Bus driver provides first-aid to a freezing man

A bus driver named Derek Bailey of the Edmonton Transit service stopped his bus to help a freezing man in a bus shelter.

Saving a life

It was the first day that Bailey was driving Route 151 from Castle Downs to King Edward Park. When he reached the bus stop in the area of Lauderdale around 9 on a Sunday morning, he saw a man drooping over on the bus bench between two shopping bags. The man did not look healthy. According to Bailey, citizens of Edmonton are one city and it is their responsibility to provide help where and whenever possible. He tried to convince the man to get in the bus and it was determined he was not well. The man looked like he was severely frozen. Bailey, 36 years old was formerly an emergency medical responder.

Vancouver first aid

He immediately provided first aid on the man. Bailey could hardly feel the pulse on both wrists.

The freezing man could not make a complete sentence because he was severely shivering. He has difficulty communicating. He could not even squeeze the hand of Bailey, to test his grip strength. At this point Bailey was already scared. He immediately provided first aid on the man. Bailey could hardly feel the pulse on both wrists. He checked the vital signs of the man and determined he needs medical help immediately. With his condition the man still insisted on going to Boyle Street Community Services downtown. Bailey convinced the man to wait for the paramedics. The paramedics continued with the first aid treatment and immediately brought him immediately to the hospital for further treatment.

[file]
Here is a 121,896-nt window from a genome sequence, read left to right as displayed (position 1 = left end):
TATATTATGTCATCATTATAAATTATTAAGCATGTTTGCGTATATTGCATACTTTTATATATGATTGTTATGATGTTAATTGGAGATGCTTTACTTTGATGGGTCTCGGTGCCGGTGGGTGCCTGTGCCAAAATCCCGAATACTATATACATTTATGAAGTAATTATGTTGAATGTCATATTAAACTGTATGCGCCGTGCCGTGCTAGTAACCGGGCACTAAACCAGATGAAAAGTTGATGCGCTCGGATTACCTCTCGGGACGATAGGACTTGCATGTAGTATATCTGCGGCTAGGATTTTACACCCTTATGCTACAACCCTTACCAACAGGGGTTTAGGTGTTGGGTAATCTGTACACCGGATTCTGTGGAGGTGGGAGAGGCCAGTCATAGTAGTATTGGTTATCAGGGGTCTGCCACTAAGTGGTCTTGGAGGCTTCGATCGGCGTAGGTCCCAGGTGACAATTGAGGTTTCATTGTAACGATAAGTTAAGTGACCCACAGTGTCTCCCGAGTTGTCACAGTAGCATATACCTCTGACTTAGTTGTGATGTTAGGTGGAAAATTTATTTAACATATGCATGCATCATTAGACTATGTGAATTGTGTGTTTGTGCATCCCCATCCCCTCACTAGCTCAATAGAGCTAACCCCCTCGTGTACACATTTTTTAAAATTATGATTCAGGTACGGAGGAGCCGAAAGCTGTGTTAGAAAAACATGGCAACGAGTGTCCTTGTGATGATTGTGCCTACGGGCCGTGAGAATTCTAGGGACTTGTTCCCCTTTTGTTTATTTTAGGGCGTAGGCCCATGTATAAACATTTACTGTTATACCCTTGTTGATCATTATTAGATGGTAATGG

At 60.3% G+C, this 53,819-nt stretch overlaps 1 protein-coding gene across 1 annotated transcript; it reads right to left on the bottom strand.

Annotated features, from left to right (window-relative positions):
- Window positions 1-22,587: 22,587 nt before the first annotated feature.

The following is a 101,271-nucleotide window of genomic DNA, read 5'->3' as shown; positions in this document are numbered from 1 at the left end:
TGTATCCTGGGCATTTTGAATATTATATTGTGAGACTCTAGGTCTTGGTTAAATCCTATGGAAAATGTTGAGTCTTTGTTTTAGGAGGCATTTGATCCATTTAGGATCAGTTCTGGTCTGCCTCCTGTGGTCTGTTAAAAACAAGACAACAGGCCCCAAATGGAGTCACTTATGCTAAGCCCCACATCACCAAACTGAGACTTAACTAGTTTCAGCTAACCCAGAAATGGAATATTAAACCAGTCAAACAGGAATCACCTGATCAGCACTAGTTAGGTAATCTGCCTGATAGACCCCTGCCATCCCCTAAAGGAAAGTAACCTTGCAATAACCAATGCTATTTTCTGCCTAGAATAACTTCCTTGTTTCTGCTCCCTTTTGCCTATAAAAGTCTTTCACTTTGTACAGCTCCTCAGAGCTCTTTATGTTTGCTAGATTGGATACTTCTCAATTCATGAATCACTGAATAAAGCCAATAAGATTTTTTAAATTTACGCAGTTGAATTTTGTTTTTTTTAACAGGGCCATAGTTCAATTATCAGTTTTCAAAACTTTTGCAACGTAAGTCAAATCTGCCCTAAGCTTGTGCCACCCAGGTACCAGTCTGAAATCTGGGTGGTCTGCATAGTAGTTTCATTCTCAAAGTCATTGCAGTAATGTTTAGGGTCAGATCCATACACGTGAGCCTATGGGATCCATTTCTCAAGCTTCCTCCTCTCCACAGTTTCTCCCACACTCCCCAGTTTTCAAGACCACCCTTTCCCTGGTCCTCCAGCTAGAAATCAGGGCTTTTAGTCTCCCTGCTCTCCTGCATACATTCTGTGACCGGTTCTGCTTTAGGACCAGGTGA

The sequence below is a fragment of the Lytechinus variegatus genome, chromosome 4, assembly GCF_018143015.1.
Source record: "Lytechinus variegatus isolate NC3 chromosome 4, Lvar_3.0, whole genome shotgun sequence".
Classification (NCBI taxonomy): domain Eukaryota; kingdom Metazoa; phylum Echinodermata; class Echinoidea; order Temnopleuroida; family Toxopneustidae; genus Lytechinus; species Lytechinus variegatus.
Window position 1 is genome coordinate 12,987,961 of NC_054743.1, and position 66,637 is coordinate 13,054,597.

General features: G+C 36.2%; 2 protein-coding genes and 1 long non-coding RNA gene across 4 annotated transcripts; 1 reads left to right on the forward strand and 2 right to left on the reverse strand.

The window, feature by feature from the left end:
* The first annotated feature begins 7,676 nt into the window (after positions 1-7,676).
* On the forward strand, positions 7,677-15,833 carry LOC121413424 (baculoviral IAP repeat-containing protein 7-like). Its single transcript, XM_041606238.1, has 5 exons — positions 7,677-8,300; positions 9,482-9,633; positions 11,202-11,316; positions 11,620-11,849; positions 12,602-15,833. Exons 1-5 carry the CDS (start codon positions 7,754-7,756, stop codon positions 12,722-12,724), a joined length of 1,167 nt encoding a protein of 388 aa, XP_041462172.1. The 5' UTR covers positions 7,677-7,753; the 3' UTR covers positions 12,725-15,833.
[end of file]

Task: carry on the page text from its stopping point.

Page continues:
Bailey recalled that his training on first-aid turns out to be useful during his work as a bus driver whether to provide first aid to someone who walks into the bus with an injury and people with feelings that they are having a heart attack. Bailey also carries with him a pair of Latex gloves, just in case he needs to provide help. My friends ask me what it feels to drive a bus. According to Bailey when he is driving a bus, he feels like being in an ambulance again. We as transit operators, we see a lot of what is happening in a city on a day-to-day basis. He was happy to wake up in the morning and read about his experience in the news and was relieved that the man he provided first aid is now stable and recovering in the hospital.

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Learn how to help by enrolling in a first aid course and for more information, check out these sources:




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